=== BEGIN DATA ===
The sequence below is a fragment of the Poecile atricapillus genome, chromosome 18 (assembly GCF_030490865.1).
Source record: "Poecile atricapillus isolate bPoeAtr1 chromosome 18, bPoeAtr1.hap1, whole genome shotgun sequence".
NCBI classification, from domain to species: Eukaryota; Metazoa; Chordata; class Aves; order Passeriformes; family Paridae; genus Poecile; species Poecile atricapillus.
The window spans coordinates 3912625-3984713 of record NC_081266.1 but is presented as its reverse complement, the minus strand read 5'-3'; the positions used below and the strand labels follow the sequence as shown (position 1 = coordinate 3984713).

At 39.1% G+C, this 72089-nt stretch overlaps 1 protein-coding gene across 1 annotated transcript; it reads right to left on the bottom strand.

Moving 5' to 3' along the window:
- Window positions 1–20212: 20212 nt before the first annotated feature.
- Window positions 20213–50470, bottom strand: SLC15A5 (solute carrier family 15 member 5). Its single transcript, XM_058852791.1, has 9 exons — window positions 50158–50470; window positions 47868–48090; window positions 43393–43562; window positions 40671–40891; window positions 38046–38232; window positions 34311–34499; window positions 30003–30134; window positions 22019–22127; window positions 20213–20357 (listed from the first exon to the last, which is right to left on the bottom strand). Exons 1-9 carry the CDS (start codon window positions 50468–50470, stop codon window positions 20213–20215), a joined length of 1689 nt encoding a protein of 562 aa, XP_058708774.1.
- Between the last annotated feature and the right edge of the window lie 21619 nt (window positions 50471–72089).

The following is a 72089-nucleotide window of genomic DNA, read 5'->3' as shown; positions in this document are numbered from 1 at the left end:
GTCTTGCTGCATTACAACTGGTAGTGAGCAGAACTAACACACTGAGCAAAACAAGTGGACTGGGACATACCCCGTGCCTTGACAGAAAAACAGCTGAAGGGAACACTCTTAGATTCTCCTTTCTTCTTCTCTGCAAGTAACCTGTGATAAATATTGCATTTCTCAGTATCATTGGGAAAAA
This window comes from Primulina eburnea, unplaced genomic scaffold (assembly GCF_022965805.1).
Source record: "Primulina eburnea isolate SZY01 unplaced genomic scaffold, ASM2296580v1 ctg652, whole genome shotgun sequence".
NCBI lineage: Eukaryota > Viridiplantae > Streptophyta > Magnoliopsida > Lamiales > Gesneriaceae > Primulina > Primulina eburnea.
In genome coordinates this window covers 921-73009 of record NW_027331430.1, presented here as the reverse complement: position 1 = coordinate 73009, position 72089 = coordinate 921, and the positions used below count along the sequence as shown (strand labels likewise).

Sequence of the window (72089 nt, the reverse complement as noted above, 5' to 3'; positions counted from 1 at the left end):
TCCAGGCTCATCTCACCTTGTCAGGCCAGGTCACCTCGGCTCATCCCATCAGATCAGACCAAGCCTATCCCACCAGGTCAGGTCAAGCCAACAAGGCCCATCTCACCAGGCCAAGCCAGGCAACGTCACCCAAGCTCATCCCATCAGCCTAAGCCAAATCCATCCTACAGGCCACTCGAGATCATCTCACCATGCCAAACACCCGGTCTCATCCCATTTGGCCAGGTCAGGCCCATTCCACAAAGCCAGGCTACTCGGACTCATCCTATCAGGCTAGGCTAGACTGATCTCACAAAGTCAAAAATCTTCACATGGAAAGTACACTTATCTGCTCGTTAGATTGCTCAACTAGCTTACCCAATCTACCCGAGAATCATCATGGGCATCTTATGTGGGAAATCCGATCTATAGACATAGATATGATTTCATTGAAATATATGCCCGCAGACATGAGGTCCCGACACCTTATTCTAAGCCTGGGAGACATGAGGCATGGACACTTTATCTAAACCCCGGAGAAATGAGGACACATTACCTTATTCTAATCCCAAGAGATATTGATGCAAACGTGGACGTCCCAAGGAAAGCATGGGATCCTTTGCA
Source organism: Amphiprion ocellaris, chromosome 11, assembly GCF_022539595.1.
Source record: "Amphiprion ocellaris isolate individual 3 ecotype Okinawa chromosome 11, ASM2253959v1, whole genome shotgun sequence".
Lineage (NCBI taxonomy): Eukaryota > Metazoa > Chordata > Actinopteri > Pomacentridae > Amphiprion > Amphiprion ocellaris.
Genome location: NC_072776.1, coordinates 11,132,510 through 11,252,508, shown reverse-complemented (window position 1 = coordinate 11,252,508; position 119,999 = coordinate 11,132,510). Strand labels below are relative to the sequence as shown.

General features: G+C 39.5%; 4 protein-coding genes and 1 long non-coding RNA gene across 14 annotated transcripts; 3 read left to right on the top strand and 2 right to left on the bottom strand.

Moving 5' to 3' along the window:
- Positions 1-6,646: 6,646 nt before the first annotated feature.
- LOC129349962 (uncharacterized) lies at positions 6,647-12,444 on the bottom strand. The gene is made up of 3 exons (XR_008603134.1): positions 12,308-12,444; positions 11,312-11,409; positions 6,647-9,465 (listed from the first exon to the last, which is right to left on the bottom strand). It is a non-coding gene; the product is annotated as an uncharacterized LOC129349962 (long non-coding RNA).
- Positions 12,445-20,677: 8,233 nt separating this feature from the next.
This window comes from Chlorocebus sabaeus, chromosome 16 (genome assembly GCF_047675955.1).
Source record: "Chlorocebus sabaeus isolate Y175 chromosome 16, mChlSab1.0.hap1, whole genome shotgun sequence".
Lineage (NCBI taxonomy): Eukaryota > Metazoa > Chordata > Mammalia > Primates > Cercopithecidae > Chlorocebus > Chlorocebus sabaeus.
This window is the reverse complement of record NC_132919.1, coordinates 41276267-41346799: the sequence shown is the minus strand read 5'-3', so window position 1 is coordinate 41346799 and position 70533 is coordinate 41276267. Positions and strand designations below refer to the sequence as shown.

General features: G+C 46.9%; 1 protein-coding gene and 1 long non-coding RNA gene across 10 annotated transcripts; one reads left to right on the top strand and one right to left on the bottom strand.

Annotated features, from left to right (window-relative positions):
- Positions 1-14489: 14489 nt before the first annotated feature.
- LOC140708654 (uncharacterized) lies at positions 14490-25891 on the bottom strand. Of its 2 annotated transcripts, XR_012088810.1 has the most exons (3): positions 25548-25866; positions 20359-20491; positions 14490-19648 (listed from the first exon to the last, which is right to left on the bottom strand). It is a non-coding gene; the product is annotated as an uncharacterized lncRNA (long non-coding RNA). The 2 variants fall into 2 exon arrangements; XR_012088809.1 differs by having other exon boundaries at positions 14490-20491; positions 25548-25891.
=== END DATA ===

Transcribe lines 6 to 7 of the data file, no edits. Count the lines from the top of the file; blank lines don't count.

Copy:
Moving 5' to 3' along the window:
- Window positions 1–20212: 20212 nt before the first annotated feature.